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I’d like to introduce you to my little caveman!

I find him tucked in cabinets:


Beneath beds:


Inside of toilets:


Taking over the dog’s crate:


and the dog’s bed:


Climbing onto toys:


And into toy boxes:


Sometimes choosing a bucket over a swimming pool:


and a dresser drawer instead of a bed:


Charlie is just….well, he’s just being Charlie:


Charlie is thirty pounds of pure sensory overload, and children who have sensory issues sometimes like to escape to obscure cramped spaces.  It’s a fact of life. Anything, really, can trigger Charlie to plan his next getaway.  The house could be too loud or too soft….too light or too dark….too hot or too cool….maybe he’s been touched too much or perhaps not enough.  You get the point.  There is no rhyme or reason for his caving.  It is purely spontaneous, which makes him a constant conundrum.

With cavemen cave-kids like Charlie, parents have to be hyper diligent, because we know our kiddos often lack the ability to comprehend danger and can get themselves into squirrely predicaments in a snap.  Aren’t they very much like miniature David Copperfields?  One minute they are in our line of sight, happily playing, and the next, they’ve completely disappeared.  Poof!  They’re gone!  As a result, I have often wondered why it’s not mandatory that we all take Terry Grant’s Mantracker Course.  Yes, there really is such a course.  What?  You don’t believe me?  Just click here for proof: The Man Tracker But then again, who would keep an eagle eye and bionic ear out for our cagey cave-kids while we are busy taking the course?  (insert heavy sigh)

Since there is no handbook on how to raise cave-kids, and since we don’t have enough time for good old Terry Grant, here are some simple tips to consider:

1.  Create a space to “cave”.  Charlie favors laundry baskets and large plastic bins, so I keep them strategically strewn about the house filled with throw pillows and small toys.  I also occasionally cover tables with big blankets, sliding toys that light up underneath, to tempt him to explore.  And since he likes to be near me when I cook, I try to keep a lower kitchen cabinet empty enough for him to hang out.  The key is being in tune to see what works for your kiddo, and then making it easy for him/her to find.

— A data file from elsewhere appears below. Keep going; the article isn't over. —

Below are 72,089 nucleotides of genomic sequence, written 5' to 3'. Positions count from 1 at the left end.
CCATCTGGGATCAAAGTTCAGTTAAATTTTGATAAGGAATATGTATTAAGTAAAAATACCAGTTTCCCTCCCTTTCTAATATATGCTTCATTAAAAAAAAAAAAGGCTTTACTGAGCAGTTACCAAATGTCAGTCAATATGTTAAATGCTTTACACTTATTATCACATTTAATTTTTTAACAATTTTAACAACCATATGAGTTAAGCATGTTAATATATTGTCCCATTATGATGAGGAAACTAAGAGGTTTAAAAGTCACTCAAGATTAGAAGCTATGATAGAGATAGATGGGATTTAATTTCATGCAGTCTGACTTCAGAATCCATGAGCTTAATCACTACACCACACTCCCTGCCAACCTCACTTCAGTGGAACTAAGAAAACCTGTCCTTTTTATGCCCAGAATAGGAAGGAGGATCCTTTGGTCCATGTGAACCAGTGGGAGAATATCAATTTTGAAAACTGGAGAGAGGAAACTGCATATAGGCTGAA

2.  Accept the “cave” in your kid.  I don’t have sensory issues, yet there are honestly times I would like to find a dark quiet space to hide, so obviously, the behavior is necessary for our cave-kids.  If Charlie crawls into the dog kennel, it isn’t hurting anything (except the dog who hates when he does it), so I let him.  If he climbs into the toilet or behind a chest of drawers, however, that is something that COULD hurt him, so I re-direct him to another “safe” place to cave.  The behavior itself is always accepted, though, no matter what.

3.  Acknowledge the “cave” behavior.  When Charlie disappears, I always seek him out.  And when I find him, I affirm him by saying something like:  “Hey, I see you’ve found a safe spot, so I’m going to leave you alone and let you have your space.”  This is completely intentional on my part, because while I may not know the reason why he’s caving at any given moment of the day, I do want him to know that it’s ok with me. That I get him.  That I love him just the way he is.

I hope this has helped.  Leave a comment and let me know what works for you and your cave-kid!